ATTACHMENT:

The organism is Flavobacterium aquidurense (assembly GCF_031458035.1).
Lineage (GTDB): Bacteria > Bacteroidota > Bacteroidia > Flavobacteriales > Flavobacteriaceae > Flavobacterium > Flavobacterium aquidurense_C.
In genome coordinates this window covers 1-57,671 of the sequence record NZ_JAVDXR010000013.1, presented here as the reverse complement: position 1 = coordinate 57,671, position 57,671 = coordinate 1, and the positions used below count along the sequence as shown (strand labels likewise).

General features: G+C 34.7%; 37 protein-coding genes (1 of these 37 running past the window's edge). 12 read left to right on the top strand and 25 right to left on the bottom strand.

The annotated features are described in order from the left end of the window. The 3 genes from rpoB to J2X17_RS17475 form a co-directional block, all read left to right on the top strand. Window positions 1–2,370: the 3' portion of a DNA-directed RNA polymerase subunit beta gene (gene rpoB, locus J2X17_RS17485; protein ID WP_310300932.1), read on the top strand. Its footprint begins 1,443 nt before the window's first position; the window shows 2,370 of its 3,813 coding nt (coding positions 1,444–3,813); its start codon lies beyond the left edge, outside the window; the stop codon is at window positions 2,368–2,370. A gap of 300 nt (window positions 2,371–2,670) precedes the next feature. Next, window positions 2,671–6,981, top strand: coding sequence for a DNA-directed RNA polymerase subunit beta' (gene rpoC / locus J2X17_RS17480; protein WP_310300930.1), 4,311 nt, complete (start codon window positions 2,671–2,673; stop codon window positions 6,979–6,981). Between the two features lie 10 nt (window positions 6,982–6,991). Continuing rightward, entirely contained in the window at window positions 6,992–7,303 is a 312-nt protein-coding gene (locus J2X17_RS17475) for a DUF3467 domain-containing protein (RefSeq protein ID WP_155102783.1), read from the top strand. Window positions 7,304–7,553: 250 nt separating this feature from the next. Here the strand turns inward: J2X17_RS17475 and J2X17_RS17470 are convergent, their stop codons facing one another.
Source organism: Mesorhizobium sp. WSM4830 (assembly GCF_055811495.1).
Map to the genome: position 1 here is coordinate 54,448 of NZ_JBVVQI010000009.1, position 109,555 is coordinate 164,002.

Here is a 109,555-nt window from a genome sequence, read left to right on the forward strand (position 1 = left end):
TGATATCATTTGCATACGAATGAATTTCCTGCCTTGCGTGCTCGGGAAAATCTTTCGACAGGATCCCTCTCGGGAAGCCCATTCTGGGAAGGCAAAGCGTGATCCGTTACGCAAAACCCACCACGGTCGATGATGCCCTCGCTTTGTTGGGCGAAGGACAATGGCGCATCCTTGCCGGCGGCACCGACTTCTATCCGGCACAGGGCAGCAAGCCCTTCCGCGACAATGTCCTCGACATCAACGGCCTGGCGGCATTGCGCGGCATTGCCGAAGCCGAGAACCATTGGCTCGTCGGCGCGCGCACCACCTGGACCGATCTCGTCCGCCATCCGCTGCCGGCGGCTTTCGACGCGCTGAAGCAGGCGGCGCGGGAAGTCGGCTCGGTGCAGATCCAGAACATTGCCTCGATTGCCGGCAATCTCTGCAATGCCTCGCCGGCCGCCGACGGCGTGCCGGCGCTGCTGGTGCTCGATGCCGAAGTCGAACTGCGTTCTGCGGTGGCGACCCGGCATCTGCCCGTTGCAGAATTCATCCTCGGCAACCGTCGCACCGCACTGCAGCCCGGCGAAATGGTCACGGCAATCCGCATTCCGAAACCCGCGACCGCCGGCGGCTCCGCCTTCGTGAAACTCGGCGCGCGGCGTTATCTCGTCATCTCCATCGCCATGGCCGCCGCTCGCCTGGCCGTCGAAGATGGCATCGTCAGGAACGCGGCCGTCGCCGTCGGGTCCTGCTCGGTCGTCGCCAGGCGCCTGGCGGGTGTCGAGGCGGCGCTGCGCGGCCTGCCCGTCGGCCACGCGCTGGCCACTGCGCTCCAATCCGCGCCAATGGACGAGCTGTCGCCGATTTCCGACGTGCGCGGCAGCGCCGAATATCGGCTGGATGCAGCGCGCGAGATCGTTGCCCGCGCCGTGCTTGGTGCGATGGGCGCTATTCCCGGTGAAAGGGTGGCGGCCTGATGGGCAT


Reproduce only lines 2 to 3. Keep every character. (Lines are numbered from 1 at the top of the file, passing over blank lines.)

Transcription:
Lineage (GTDB): Bacteria > Bacteroidota > Bacteroidia > Flavobacteriales > Flavobacteriaceae > Flavobacterium > Flavobacterium aquidurense_C.
In genome coordinates this window covers 1-57,671 of the sequence record NZ_JAVDXR010000013.1, presented here as the reverse complement: position 1 = coordinate 57,671, position 57,671 = coordinate 1, and the positions used below count along the sequence as shown (strand labels likewise).